St. Mary of Victories Church facts for kids
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St. Mary of Victories Church
|Location||744 S. 3rd St., St. Louis, Missouri|
|Area||less than one acre|
|Architect||George I. Barnett and Franz Saler|
|NRHP reference No.||80004510|
|Added to NRHP||August 28, 1980|
The Church of St. Mary of Victories is a historic Roman Catholic church in downtown St. Louis, Missouri, in the Chouteau's Landing Historic District south of the Gateway Arch. It was established in 1843, and was the second Catholic Church to be built in the city. It has been listed on the National Register of Historic Places.
The church was built to serve the needs of about 500 families who had emigrated from Germany. It is located in the hub of the pioneer "Chouteau's Landing" District, one of the early commercial and residential neighborhoods where the German immigrants settled in pre-Civil War era St. Louis. It took its name from a noted feast day proclaimed by Pope Pius V to celebrate the victory of the Christian Navy over Islamic forces in the Battle of Lepanto, off the coast of Italy in the Adriatic Sea in 1571. The church is also a consecrated church (1866) at the direction of Pope Pius IX. It also has an indulgenced High Altar (where hundreds of relics of saints are entombed) bestowed by Pope Leo XIII in the late 19th century.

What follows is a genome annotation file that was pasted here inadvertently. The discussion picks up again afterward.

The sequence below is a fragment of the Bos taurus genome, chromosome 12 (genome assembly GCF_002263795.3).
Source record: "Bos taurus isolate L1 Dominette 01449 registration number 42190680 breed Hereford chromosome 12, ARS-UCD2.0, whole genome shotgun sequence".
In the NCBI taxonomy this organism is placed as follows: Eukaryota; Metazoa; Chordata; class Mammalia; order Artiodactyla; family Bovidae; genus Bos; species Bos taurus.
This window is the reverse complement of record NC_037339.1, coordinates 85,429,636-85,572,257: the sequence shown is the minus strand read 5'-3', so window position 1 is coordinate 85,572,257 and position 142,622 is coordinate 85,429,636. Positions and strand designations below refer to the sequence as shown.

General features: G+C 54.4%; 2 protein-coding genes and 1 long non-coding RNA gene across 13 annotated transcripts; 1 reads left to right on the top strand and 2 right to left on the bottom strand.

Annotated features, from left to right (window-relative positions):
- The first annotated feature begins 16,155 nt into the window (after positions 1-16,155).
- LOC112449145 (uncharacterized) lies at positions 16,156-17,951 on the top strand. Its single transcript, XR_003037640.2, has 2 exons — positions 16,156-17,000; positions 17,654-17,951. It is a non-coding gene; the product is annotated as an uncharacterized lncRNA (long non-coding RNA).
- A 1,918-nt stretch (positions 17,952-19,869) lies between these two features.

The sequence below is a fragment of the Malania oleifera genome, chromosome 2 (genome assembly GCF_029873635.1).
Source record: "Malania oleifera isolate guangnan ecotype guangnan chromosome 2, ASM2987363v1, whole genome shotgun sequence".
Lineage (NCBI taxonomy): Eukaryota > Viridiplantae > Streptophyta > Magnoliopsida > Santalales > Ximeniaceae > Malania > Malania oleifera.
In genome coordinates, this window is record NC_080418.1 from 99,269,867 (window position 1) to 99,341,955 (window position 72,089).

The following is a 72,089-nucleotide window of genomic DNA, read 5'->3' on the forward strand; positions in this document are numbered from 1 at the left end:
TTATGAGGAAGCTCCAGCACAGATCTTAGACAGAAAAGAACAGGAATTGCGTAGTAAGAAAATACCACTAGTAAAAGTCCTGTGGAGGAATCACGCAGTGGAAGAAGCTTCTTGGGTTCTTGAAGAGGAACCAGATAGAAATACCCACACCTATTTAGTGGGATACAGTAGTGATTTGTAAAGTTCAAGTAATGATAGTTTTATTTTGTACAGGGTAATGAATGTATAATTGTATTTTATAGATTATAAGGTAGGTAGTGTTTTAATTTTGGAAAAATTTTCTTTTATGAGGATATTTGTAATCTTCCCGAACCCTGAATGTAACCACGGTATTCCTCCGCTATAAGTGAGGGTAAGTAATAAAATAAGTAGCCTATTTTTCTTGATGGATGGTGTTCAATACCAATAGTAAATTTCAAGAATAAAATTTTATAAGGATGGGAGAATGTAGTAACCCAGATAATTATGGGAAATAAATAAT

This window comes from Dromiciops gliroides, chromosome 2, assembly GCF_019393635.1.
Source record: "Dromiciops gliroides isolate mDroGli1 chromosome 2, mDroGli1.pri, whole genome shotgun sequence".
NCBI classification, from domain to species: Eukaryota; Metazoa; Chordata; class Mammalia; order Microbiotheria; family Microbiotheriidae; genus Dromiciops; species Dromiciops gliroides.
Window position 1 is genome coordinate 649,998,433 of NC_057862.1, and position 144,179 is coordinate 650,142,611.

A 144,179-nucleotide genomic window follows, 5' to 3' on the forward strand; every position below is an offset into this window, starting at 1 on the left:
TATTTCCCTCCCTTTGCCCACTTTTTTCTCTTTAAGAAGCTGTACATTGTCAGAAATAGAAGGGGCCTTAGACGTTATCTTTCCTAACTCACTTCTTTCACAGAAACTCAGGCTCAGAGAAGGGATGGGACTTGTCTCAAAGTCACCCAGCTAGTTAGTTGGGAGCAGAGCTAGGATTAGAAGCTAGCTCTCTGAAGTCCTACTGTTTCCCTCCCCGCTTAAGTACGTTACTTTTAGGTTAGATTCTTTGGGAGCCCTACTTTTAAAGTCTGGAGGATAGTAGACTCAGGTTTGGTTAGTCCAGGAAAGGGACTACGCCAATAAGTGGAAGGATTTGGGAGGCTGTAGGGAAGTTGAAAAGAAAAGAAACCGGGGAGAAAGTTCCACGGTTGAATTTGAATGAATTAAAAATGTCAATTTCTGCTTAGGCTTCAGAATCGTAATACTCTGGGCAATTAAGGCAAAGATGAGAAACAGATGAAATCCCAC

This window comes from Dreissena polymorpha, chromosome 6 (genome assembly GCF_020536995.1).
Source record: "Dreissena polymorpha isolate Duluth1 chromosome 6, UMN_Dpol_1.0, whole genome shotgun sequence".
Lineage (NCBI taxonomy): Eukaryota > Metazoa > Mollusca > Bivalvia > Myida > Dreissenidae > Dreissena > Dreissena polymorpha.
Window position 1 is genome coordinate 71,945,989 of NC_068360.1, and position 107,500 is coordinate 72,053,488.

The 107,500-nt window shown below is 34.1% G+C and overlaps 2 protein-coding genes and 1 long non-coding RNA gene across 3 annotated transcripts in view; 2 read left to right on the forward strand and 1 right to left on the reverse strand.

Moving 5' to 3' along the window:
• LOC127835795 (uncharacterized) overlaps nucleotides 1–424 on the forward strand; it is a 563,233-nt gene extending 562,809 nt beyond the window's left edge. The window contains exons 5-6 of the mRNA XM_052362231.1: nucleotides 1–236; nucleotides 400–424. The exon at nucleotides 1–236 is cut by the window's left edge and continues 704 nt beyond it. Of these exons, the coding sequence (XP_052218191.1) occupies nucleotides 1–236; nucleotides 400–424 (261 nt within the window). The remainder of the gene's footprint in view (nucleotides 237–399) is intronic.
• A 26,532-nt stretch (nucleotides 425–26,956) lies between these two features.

St. Mary's served as the first ethnic parish and spiritual home to the German Roman Catholic population of the city for the next century. It also provided a temporary home to a small community of Lebanese immigrants in the 20th-century, who went on to found a church in their own—present-day St. Raymond Maronite Cathedral in LaSalle Park neighborhood. St. Raymond's is now the Cathedral for the Maronite Eparchy west of the Mississippi River in the USA. Its former Archbishop, Most. Rev. Robert J. Shaheen, built the present St. Raymond's Cathedral under his pastoral administration.